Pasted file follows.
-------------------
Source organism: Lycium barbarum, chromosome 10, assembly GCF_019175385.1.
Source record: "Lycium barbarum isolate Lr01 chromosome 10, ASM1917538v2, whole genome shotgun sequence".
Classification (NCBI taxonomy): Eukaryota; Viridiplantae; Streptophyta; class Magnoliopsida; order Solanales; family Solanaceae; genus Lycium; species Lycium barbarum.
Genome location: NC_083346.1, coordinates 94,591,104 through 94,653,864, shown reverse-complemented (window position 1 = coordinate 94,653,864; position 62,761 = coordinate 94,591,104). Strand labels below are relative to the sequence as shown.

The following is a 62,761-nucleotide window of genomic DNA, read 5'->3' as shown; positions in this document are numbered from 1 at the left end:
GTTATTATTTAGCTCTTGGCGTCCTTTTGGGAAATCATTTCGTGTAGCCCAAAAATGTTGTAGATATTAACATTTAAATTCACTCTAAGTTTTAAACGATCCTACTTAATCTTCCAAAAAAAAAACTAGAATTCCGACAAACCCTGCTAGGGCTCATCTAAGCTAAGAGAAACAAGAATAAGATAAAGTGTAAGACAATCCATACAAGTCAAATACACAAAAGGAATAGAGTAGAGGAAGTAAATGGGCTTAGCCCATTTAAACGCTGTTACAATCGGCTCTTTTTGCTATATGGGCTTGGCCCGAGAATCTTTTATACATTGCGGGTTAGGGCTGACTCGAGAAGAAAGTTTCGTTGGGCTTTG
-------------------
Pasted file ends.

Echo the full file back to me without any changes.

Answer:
Source organism: Lycium barbarum, chromosome 10, assembly GCF_019175385.1.
Source record: "Lycium barbarum isolate Lr01 chromosome 10, ASM1917538v2, whole genome shotgun sequence".
Classification (NCBI taxonomy): Eukaryota; Viridiplantae; Streptophyta; class Magnoliopsida; order Solanales; family Solanaceae; genus Lycium; species Lycium barbarum.
Genome location: NC_083346.1, coordinates 94,591,104 through 94,653,864, shown reverse-complemented (window position 1 = coordinate 94,653,864; position 62,761 = coordinate 94,591,104). Strand labels below are relative to the sequence as shown.

The following is a 62,761-nucleotide window of genomic DNA, read 5'->3' as shown; positions in this document are numbered from 1 at the left end:
GTTATTATTTAGCTCTTGGCGTCCTTTTGGGAAATCATTTCGTGTAGCCCAAAAATGTTGTAGATATTAACATTTAAATTCACTCTAAGTTTTAAACGATCCTACTTAATCTTCCAAAAAAAAAACTAGAATTCCGACAAACCCTGCTAGGGCTCATCTAAGCTAAGAGAAACAAGAATAAGATAAAGTGTAAGACAATCCATACAAGTCAAATACACAAAAGGAATAGAGTAGAGGAAGTAAATGGGCTTAGCCCATTTAAACGCTGTTACAATCGGCTCTTTTTGCTATATGGGCTTGGCCCGAGAATCTTTTATACATTGCGGGTTAGGGCTGACTCGAGAAGAAAGTTTCGTTGGGCTTTG